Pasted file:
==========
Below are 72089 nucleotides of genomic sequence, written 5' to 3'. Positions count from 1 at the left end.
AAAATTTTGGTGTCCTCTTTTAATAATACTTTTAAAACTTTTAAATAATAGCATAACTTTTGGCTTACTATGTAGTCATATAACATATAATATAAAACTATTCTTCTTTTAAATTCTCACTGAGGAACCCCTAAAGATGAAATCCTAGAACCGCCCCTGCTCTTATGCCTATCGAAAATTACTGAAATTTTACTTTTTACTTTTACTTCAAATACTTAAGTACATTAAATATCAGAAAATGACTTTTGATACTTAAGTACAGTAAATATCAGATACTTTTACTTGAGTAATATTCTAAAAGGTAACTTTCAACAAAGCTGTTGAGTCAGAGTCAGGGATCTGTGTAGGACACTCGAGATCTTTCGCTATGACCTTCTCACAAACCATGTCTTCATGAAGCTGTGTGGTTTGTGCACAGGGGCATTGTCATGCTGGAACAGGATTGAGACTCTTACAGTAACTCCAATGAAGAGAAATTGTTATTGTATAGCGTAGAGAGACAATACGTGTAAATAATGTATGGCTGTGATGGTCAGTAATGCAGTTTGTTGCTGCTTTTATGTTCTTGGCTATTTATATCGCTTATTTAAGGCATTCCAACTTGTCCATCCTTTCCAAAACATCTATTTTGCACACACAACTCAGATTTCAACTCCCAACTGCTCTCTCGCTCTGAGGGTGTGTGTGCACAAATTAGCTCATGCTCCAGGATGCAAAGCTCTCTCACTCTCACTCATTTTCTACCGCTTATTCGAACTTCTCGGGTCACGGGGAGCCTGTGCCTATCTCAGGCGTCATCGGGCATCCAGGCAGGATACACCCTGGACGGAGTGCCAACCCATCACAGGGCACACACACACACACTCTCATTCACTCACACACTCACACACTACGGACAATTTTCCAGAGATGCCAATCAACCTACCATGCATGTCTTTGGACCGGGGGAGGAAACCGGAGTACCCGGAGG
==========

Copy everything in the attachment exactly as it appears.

Below are 72089 nucleotides of genomic sequence, written 5' to 3'. Positions count from 1 at the left end.
AAAATTTTGGTGTCCTCTTTTAATAATACTTTTAAAACTTTTAAATAATAGCATAACTTTTGGCTTACTATGTAGTCATATAACATATAATATAAAACTATTCTTCTTTTAAATTCTCACTGAGGAACCCCTAAAGATGAAATCCTAGAACCGCCCCTGCTCTTATGCCTATCGAAAATTACTGAAATTTTACTTTTTACTTTTACTTCAAATACTTAAGTACATTAAATATCAGAAAATGACTTTTGATACTTAAGTACAGTAAATATCAGATACTTTTACTTGAGTAATATTCTAAAAGGTAACTTTCAACAAAGCTGTTGAGTCAGAGTCAGGGATCTGTGTAGGACACTCGAGATCTTTCGCTATGACCTTCTCACAAACCATGTCTTCATGAAGCTGTGTGGTTTGTGCACAGGGGCATTGTCATGCTGGAACAGGATTGAGACTCTTACAGTAACTCCAATGAAGAGAAATTGTTATTGTATAGCGTAGAGAGACAATACGTGTAAATAATGTATGGCTGTGATGGTCAGTAATGCAGTTTGTTGCTGCTTTTATGTTCTTGGCTATTTATATCGCTTATTTAAGGCATTCCAACTTGTCCATCCTTTCCAAAACATCTATTTTGCACACACAACTCAGATTTCAACTCCCAACTGCTCTCTCGCTCTGAGGGTGTGTGTGCACAAATTAGCTCATGCTCCAGGATGCAAAGCTCTCTCACTCTCACTCATTTTCTACCGCTTATTCGAACTTCTCGGGTCACGGGGAGCCTGTGCCTATCTCAGGCGTCATCGGGCATCCAGGCAGGATACACCCTGGACGGAGTGCCAACCCATCACAGGGCACACACACACACACTCTCATTCACTCACACACTCACACACTACGGACAATTTTCCAGAGATGCCAATCAACCTACCATGCATGTCTTTGGACCGGGGGAGGAAACCGGAGTACCCGGAGG